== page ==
Best Practices
Many workplaces are dealing with situations where employees have tested positive for COVID-19. The CDC urges employers to inform workers if they’ve been in contact with an employee who tested positive. Rachel Arnow-Richman, a visiting law professor and the incoming Rosenthal Chair in Labor & Employment law for the University of Florida, says businesses need to be careful when giving out this information.

“Privacy and disability laws limit what information the employer can disclose,” she says. “They cannot disclose the name of someone who tested positive without their permission.”

In accordance with the Family First Coronavirus Response Act, if an employee needs to take time off to quarantine and recover, businesses with fewer than 500 employees must provide paid sick leave.

When it comes to what employers are legally required to do in order to protect employees from contracting the coronavirus at work, the jury is still out. Although undoubtedly ensuing litigation will provide some answers after the fact.

“The catch is we don’t know what constitutes a violation of law when it comes to protecting workers from the virus,” Arnow-Richman says. “When it comes to whistleblowers, some courts are strict and allow claims only when the conduct complained of actually constituted a violation of law. Just because the employee thinks that the employer is not doing enough and reports those concerns doesn’t mean that he or she is protected from retaliation.”

However, workers that collectively advocate for safer working conditions have a different set of legal protections that can shield them from being fired for raising their shared concerns.

New Business Models
The pandemic has caused many organizations to restructure their business models. Orange County Library Services (OCLS) has always offered home delivery and virtual experiences but in recent months, it has ramped up these services.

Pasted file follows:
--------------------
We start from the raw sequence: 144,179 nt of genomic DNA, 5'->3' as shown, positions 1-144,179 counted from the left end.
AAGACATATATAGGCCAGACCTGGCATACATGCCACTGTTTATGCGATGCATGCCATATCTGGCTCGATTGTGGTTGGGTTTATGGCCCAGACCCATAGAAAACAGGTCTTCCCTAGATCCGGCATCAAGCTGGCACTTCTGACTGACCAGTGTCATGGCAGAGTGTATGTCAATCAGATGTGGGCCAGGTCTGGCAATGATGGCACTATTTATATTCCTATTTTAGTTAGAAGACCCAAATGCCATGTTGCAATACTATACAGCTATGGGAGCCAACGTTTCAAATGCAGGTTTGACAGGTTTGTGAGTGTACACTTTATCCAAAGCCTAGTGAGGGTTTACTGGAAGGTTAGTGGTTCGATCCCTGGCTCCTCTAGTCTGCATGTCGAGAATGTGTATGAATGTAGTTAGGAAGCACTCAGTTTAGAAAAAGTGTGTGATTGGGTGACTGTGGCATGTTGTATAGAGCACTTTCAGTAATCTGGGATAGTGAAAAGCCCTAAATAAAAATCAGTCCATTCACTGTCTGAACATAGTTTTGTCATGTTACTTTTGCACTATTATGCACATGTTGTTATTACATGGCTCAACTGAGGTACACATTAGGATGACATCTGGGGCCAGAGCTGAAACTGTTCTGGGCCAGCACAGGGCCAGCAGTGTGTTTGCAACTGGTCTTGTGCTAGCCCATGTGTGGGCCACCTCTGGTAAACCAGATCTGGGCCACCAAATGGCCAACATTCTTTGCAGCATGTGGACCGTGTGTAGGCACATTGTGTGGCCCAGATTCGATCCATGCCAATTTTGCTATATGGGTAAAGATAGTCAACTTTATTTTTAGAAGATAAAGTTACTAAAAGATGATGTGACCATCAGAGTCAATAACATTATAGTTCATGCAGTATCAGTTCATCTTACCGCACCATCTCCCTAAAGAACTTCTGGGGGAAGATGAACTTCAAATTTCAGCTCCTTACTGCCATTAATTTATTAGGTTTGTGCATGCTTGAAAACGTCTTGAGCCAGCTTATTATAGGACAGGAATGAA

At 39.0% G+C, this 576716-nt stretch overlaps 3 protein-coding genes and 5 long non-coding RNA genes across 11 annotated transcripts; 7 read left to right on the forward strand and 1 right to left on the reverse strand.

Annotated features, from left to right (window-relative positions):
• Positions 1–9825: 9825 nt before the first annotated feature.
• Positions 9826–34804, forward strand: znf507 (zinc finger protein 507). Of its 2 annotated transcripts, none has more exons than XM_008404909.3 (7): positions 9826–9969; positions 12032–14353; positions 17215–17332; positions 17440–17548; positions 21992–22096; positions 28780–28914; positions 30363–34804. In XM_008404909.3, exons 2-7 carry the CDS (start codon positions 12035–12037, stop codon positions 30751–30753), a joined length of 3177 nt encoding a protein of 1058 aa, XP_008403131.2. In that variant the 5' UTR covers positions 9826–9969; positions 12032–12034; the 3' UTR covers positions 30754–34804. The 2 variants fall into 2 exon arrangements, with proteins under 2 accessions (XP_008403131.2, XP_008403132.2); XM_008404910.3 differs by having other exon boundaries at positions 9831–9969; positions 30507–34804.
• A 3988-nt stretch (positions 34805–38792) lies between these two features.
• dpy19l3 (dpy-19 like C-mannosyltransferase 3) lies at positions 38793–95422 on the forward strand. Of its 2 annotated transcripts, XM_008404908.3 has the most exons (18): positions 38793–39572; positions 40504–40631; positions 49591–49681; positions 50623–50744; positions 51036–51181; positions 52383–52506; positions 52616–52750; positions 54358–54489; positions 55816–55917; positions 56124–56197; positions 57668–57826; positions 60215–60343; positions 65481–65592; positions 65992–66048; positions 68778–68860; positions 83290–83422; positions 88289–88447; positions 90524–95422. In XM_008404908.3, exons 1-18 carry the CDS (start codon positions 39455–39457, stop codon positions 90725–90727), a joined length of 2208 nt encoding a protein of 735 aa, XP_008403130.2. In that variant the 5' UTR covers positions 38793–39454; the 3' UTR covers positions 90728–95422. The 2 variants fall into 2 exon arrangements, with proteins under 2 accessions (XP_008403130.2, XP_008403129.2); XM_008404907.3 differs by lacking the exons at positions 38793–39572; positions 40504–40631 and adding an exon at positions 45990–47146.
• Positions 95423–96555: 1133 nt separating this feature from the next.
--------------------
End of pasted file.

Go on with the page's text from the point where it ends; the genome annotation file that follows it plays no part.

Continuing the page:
“We really pivoted very quickly to convert a lot of what we do to virtual,” says Erin Sullivan, public relations administrator for OCLS.

The library system is still in its first phase of reopening and is not offering any in-person classes. However, its lineup of online events and virtual experiences has grown. The library is even conducting its annual summer reading program entirely online. Sullivan says about 1,400 children have been participating in the virtual reading challenges.

“Our numbers have been showing that people are responding really well to this,” Sullivan says. “So, I imagine that even when we do feel like it’s safe someday to have in-person events again, we’re probably going to have more of an increased online presence as well.”

The Girl Scouts of Citrus is also seeing favorable results with its virtual summer camp, which hosts events through Zoom video conferencing and provides supplies for the girls to do activities at home.

Barry says parents and their children have responded well to the program and the nonprofit’s renewal rate is up 4% from last year.

It’s a positive sign for the organization because as COVID-19 cases are once again on the rise in Orange County, it’s unlikely many employers will be going back to business as usual anytime soon.

This article originally appeared in Orlando Family Magazine’s August 2020 issue.